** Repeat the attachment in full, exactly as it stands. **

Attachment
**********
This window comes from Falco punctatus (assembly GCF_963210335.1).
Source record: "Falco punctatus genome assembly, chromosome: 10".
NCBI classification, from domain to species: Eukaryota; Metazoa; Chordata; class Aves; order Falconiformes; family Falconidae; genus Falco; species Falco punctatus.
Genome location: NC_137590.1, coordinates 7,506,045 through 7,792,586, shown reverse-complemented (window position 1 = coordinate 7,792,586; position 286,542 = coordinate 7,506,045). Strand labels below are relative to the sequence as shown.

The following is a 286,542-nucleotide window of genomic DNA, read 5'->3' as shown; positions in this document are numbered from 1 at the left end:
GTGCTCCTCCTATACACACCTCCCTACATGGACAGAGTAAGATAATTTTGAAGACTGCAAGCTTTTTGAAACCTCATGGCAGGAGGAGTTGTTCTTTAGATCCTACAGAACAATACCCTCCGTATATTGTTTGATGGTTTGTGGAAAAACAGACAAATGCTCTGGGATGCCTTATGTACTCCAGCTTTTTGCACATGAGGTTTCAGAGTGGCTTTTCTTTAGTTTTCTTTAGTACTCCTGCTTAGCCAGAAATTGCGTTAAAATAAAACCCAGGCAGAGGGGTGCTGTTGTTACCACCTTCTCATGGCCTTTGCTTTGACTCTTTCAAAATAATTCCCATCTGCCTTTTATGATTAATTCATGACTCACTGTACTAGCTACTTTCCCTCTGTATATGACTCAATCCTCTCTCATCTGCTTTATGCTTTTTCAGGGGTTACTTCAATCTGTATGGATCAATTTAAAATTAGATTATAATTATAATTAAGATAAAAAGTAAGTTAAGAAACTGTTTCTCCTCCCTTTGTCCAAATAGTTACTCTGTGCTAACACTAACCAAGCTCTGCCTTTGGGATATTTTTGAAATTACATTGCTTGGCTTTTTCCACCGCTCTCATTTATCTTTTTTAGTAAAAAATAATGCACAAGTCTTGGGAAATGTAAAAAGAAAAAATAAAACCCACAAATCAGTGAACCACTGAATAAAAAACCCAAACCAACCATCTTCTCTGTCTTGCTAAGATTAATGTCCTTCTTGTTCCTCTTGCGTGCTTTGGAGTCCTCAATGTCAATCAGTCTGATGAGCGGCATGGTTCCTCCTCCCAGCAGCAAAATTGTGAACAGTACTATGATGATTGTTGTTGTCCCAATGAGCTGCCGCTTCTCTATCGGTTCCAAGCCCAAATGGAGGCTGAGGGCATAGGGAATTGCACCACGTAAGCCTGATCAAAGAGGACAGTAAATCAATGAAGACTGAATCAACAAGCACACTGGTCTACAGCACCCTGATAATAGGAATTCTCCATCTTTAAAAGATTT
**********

This window comes from Falco punctatus (assembly GCF_963210335.1).
Source record: "Falco punctatus genome assembly, chromosome: 10".
NCBI classification, from domain to species: Eukaryota; Metazoa; Chordata; class Aves; order Falconiformes; family Falconidae; genus Falco; species Falco punctatus.
Genome location: NC_137590.1, coordinates 7,506,045 through 7,792,586, shown reverse-complemented (window position 1 = coordinate 7,792,586; position 286,542 = coordinate 7,506,045). Strand labels below are relative to the sequence as shown.

The following is a 286,542-nucleotide window of genomic DNA, read 5'->3' as shown; positions in this document are numbered from 1 at the left end:
GTGCTCCTCCTATACACACCTCCCTACATGGACAGAGTAAGATAATTTTGAAGACTGCAAGCTTTTTGAAACCTCATGGCAGGAGGAGTTGTTCTTTAGATCCTACAGAACAATACCCTCCGTATATTGTTTGATGGTTTGTGGAAAAACAGACAAATGCTCTGGGATGCCTTATGTACTCCAGCTTTTTGCACATGAGGTTTCAGAGTGGCTTTTCTTTAGTTTTCTTTAGTACTCCTGCTTAGCCAGAAATTGCGTTAAAATAAAACCCAGGCAGAGGGGTGCTGTTGTTACCACCTTCTCATGGCCTTTGCTTTGACTCTTTCAAAATAATTCCCATCTGCCTTTTATGATTAATTCATGACTCACTGTACTAGCTACTTTCCCTCTGTATATGACTCAATCCTCTCTCATCTGCTTTATGCTTTTTCAGGGGTTACTTCAATCTGTATGGATCAATTTAAAATTAGATTATAATTATAATTAAGATAAAAAGTAAGTTAAGAAACTGTTTCTCCTCCCTTTGTCCAAATAGTTACTCTGTGCTAACACTAACCAAGCTCTGCCTTTGGGATATTTTTGAAATTACATTGCTTGGCTTTTTCCACCGCTCTCATTTATCTTTTTTAGTAAAAAATAATGCACAAGTCTTGGGAAATGTAAAAAGAAAAAATAAAACCCACAAATCAGTGAACCACTGAATAAAAAACCCAAACCAACCATCTTCTCTGTCTTGCTAAGATTAATGTCCTTCTTGTTCCTCTTGCGTGCTTTGGAGTCCTCAATGTCAATCAGTCTGATGAGCGGCATGGTTCCTCCTCCCAGCAGCAAAATTGTGAACAGTACTATGATGATTGTTGTTGTCCCAATGAGCTGCCGCTTCTCTATCGGTTCCAAGCCCAAATGGAGGCTGAGGGCATAGGGAATTGCACCACGTAAGCCTGATCAAAGAGGACAGTAAATCAATGAAGACTGAATCAACAAGCACACTGGTCTACAGCACCCTGATAATAGGAATTCTCCATCTTTAAAAGATTT